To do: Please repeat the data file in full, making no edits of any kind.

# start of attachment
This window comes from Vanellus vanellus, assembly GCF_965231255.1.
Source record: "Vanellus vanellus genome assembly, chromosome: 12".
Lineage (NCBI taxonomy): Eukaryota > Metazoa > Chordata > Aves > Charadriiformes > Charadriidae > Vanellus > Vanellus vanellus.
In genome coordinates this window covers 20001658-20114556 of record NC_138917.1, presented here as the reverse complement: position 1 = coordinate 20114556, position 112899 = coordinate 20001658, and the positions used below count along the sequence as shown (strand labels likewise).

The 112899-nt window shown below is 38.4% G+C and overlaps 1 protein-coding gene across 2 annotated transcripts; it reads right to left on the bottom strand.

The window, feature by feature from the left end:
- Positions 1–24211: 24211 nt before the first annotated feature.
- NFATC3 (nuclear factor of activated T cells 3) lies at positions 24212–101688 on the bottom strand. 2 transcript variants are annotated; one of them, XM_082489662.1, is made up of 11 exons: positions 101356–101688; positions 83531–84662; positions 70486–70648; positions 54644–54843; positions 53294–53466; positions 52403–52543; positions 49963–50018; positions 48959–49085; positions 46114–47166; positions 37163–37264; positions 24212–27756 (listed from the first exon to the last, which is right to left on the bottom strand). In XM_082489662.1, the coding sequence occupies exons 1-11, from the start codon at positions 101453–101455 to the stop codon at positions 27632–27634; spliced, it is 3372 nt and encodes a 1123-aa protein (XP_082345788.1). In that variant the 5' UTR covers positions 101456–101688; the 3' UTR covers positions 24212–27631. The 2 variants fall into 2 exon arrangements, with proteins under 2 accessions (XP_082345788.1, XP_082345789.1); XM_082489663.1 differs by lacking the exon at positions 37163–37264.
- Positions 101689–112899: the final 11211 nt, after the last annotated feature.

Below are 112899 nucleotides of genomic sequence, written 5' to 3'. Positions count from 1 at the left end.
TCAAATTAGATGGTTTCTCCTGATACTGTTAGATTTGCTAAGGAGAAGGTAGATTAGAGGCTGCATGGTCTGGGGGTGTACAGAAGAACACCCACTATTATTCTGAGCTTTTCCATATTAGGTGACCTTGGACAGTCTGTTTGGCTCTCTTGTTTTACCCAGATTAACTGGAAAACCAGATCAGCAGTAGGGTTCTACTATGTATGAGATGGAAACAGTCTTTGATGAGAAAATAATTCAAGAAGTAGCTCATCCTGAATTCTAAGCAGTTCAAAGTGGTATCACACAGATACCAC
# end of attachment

This window comes from Vanellus vanellus, assembly GCF_965231255.1.
Source record: "Vanellus vanellus genome assembly, chromosome: 12".
Lineage (NCBI taxonomy): Eukaryota > Metazoa > Chordata > Aves > Charadriiformes > Charadriidae > Vanellus > Vanellus vanellus.
In genome coordinates this window covers 20001658-20114556 of record NC_138917.1, presented here as the reverse complement: position 1 = coordinate 20114556, position 112899 = coordinate 20001658, and the positions used below count along the sequence as shown (strand labels likewise).

The 112899-nt window shown below is 38.4% G+C and overlaps 1 protein-coding gene across 2 annotated transcripts; it reads right to left on the bottom strand.

The window, feature by feature from the left end:
- Positions 1–24211: 24211 nt before the first annotated feature.
- NFATC3 (nuclear factor of activated T cells 3) lies at positions 24212–101688 on the bottom strand. 2 transcript variants are annotated; one of them, XM_082489662.1, is made up of 11 exons: positions 101356–101688; positions 83531–84662; positions 70486–70648; positions 54644–54843; positions 53294–53466; positions 52403–52543; positions 49963–50018; positions 48959–49085; positions 46114–47166; positions 37163–37264; positions 24212–27756 (listed from the first exon to the last, which is right to left on the bottom strand). In XM_082489662.1, the coding sequence occupies exons 1-11, from the start codon at positions 101453–101455 to the stop codon at positions 27632–27634; spliced, it is 3372 nt and encodes a 1123-aa protein (XP_082345788.1). In that variant the 5' UTR covers positions 101456–101688; the 3' UTR covers positions 24212–27631. The 2 variants fall into 2 exon arrangements, with proteins under 2 accessions (XP_082345788.1, XP_082345789.1); XM_082489663.1 differs by lacking the exon at positions 37163–37264.
- Positions 101689–112899: the final 11211 nt, after the last annotated feature.

Below are 112899 nucleotides of genomic sequence, written 5' to 3'. Positions count from 1 at the left end.
TCAAATTAGATGGTTTCTCCTGATACTGTTAGATTTGCTAAGGAGAAGGTAGATTAGAGGCTGCATGGTCTGGGGGTGTACAGAAGAACACCCACTATTATTCTGAGCTTTTCCATATTAGGTGACCTTGGACAGTCTGTTTGGCTCTCTTGTTTTACCCAGATTAACTGGAAAACCAGATCAGCAGTAGGGTTCTACTATGTATGAGATGGAAACAGTCTTTGATGAGAAAATAATTCAAGAAGTAGCTCATCCTGAATTCTAAGCAGTTCAAAGTGGTATCACACAGATACCAC